BIRMINGHAM — The longtime head of the Jefferson County Committee for Economic Opportunity has admitted to stealing nearly half a million dollars from the organization.
Ruth Gayle Cunningham, who was executive director of the JCCEO for more than two decades before her resignation in March, was charged with theft from a government program which has received $10,000 or more from the federal government, according to papers filed in U.S. District Court on Friday. Cunningham's daughter, Kelli Caulfield, was also charged.
In a plea deal with prosecutors, the women admitted to setting up a scheme whereby JCCEO funds were used to make mortgage payments on at least three residential properties that Cunningham owned, plus at least five that Caulfield owned. In addition, Caulfield admitted to creating fraudulent invoices for work done on those properties by contracting companies she owned, with her mother approving payment.
All of the payments were for less than $5,000, the limit under which Cunningham could sign checks without requiring a second signature form a board member.
"JCCEO is an organization with 50 years of history helping some of our poorest citizens become part of the American Dream with education and assistance funded in part by federal taxpayer dollars," U.S. Attorney Joyce Vance said in a prepared statement. "Cunningham abused the trust and discretion she was given to use this money wisely to benefit those in our community who are struggling. She used the agency's government funds as a personal piggy bank so that she and her daughter could line their pockets with hundreds of thousands of dollars intended to lift others out of poverty."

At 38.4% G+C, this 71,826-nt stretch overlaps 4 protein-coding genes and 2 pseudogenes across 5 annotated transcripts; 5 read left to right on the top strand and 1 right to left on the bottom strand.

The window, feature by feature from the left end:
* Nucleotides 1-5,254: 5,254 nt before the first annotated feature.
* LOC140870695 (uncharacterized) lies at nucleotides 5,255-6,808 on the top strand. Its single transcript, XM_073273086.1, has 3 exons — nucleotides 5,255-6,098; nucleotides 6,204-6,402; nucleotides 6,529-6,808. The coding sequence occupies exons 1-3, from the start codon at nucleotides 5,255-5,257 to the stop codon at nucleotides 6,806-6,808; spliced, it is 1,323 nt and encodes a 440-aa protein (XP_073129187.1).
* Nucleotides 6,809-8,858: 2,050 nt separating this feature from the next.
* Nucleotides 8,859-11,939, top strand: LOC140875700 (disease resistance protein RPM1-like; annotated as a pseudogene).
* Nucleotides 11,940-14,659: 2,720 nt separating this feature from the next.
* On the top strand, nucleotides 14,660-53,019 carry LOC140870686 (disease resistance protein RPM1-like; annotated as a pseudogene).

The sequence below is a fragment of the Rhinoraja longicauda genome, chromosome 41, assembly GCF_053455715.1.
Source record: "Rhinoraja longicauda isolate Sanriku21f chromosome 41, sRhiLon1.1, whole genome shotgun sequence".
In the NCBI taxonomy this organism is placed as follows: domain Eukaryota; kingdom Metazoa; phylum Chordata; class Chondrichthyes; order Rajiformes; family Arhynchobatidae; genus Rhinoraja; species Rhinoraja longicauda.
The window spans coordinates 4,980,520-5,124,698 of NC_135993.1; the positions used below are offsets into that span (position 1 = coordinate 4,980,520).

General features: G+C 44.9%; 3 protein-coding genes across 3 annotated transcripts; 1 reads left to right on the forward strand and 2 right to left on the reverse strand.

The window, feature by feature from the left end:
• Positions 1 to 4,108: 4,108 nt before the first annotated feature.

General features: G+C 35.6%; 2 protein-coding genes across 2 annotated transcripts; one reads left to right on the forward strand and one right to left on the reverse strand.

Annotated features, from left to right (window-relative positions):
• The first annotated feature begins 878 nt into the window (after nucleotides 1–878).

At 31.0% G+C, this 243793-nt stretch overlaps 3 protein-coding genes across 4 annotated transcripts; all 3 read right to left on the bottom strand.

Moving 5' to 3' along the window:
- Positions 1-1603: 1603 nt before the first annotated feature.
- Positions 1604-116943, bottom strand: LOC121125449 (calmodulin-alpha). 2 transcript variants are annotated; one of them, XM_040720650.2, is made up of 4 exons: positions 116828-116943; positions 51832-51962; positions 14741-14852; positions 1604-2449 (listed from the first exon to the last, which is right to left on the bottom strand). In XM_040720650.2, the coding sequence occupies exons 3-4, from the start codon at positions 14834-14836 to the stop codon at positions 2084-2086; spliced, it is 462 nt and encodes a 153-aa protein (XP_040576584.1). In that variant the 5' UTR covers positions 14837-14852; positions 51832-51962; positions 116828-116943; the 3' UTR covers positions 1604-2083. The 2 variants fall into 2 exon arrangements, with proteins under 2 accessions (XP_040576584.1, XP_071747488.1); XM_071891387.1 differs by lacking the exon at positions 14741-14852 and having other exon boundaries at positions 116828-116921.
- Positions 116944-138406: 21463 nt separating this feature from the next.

Cunningham headed the JCCEO for more than two decades. Caulfield worked for the committee as well from 2009 to last January.
The women have agreed to repay the JCCEO for the improper payments. Cunningham and Caulfield must jointly repay $492,195; Caulfield will also repay $253,499 on her own. Both will faces prison sentences of 10 years for theft from a federal program, plus five years for defrauding a federal program, as well as fines of up to $500,000.
The scheme was discovered by the FBI while they were investigating a separate mortgage fraud scheme by Robert Hollman of Dothan and Brad Bozeman of Hoover. Both men also entered plea deals, and will make restitution of more than $430,000 combined, as well as facing up to five years in prison and $250,000 fines.
All of the plea agreements were announced in a press conference Friday at Vance's office.